China’s missed opportunity as Wang Yi stays put as Foreign Minister amid global diplomatic challenges

At China’s National People’s Congress, speculation arose about a new foreign minister, but senior diplomat Wang Yi retained his position. Despite Wang’s credibility, China’s global influence wanes, requiring a new envoy to rebuild goodwill. President Xi Jinping prioritises domestic stability amid escalating tensions. While Wang maintains stability, he echoes old foreign policy doctrines. The absence of a new minister reflects Xi’s domestic concerns, leaving Taiwan under increased scrutiny. Beijing’s hardened rhetoric suggests growing concern, potentially impacting Taiwan’s partners. In the long term, China risks becoming less influential and more insular.

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By Karishma Vaswani

The script at China’s National People’s Congress is pre-determined months before the event, but there had been speculation this week that Beijing might name a new foreign minister. Instead, it seems senior diplomat Wang Yi will continue in the role.

The world’s second-largest economy has missed a trick. While Wang is credible, highly respected and well known, China is increasingly losing friends and influence in the world, and needs a new envoy to reset the tone and work to create some goodwill. For now, it is clear that domestic stability is President Xi Jinping’s priority, even as tensions escalate across the region.

No surprise that among the foreign policy issues Wang highlighted at an annual press briefing in Beijing Thursday, the US, Taiwan and Russia were at the top of the list, along with relations in the South China Sea. 

That’s not to say the long-serving emissary isn’t doing a half-decent job. He has recently had tough talk for Europe, met with his counterpart in the US, and is expected to go to Australia soon in a sign of warmer relations there. Wang may bring a steady hand, but he’s also quick to call Washington out over its policies, particularly around China’s access to advanced chips. “The US has been devising various tactics to suppress China and keeps lengthening its unilateral sanctions list, reaching bewildering levels of unfathomable absurdity,” he said.

Although Wang is repeating a lot of the old foreign policy tropes from the Communist Party doctrine, and has yet to introduce fresh or new ideas, he is the picture of stability. He brings much-needed order to Xi’s chaotic inner circle after the previous foreign minister — Qin Gang — was unceremoniously, and mysteriously, removed just seven months into the job. The episode highlighted the secretive nature of the party’s inner workings, but also shone a glaring spotlight on Xi’s personnel choices, given Qin was his pick.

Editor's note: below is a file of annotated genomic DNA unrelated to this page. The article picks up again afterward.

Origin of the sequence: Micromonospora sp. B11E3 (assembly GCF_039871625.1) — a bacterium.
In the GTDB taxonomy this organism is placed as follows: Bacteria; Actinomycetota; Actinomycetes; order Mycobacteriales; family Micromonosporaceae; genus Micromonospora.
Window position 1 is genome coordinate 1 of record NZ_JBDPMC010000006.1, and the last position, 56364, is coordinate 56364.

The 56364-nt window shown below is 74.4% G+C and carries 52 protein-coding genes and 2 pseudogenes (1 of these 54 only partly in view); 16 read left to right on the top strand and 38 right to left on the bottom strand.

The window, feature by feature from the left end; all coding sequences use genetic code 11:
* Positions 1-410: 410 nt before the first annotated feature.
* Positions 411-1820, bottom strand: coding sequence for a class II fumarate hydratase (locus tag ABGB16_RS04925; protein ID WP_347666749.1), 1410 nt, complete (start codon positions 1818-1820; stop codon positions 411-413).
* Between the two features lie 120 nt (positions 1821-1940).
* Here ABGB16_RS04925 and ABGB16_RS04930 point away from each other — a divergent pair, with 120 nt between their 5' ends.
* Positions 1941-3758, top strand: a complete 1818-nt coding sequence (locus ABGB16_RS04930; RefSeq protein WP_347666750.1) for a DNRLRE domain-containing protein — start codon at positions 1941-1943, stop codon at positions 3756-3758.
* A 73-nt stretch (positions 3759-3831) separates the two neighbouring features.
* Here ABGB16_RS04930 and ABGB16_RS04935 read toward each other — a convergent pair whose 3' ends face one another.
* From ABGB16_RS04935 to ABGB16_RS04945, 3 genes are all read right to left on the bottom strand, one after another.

The lack of a new foreign minister also highlights where Xi’s prime concerns lie, says Drew Thompson, visiting senior research fellow with the Lee Kuan Yew School of Public Policy in Singapore. “The domestic picture is the real priority, not foreign affairs — other countries cannot bring down the Communist Party. Only the Chinese people can do that.”

Social stability is the secret sauce that the success of the party is predicated on. The economic challenges facing China are acute, not least because they reflect the growing reality that it has lost its way. Indeed, projecting a strong and stable China to the outside world is part of the narrative that Xi needs to convince his people that he’s brought about a period of peace and prosperity, even if the reality on the ground feels somewhat different. 

Which is why Taiwan is always a key focus in these press conferences — although it’s not what Beijing would consider foreign affairs. China claims the island as its own, and Wang reiterated the long-standing policy on unification. He talked about the “separatists” — those Taiwanese who want a sovereign independent nation — as the most destructive elements in cross-strait relations, and said that history would punish those promoting independence. Talking tough on Taiwan is a way for Xi to build up his nationalist credentials, and a way to show strength while the economy around him flounders. 

That means that there are more dangerous times ahead for the island. This is not new rhetoric, but the tone of China’s annual policy report released this week hardened — an indication that Beijing might view a stronger Taiwanese identity with a greater degree of concern. “In the past party officials have said the two sides of Taiwan Strait are one big family, and Chinese people won’t fight with Chinese people,” Wen-Ti Sung, political scientist at the Australian National University’s Taiwan studies program, and fellow at the Atlantic Council’s Global China Hub, told me. “That language has been removed. Beijing is projecting an increased sense of threat and urgency.” 

That will no doubt put pressure on the new government in Taipei and its partners like the US and Japan. There is increasing resistance to Beijing’s actions in the South China Sea, too, which this week has been the backdrop for yet another dangerous collision between Chinese and Philippines vessels. A new foreign minister would go a long way to help explain Beijing’s global viewpoint. A possible candidate is thought to be the former ambassador to the Philippines and Indonesia, Liu Jianchao. The fact that he was not announced should tell you that the focus for Xi is what’s going on at home, not overseas.

That may make sense in the short term. In the long term, it will result in a less influential and more insular China. 

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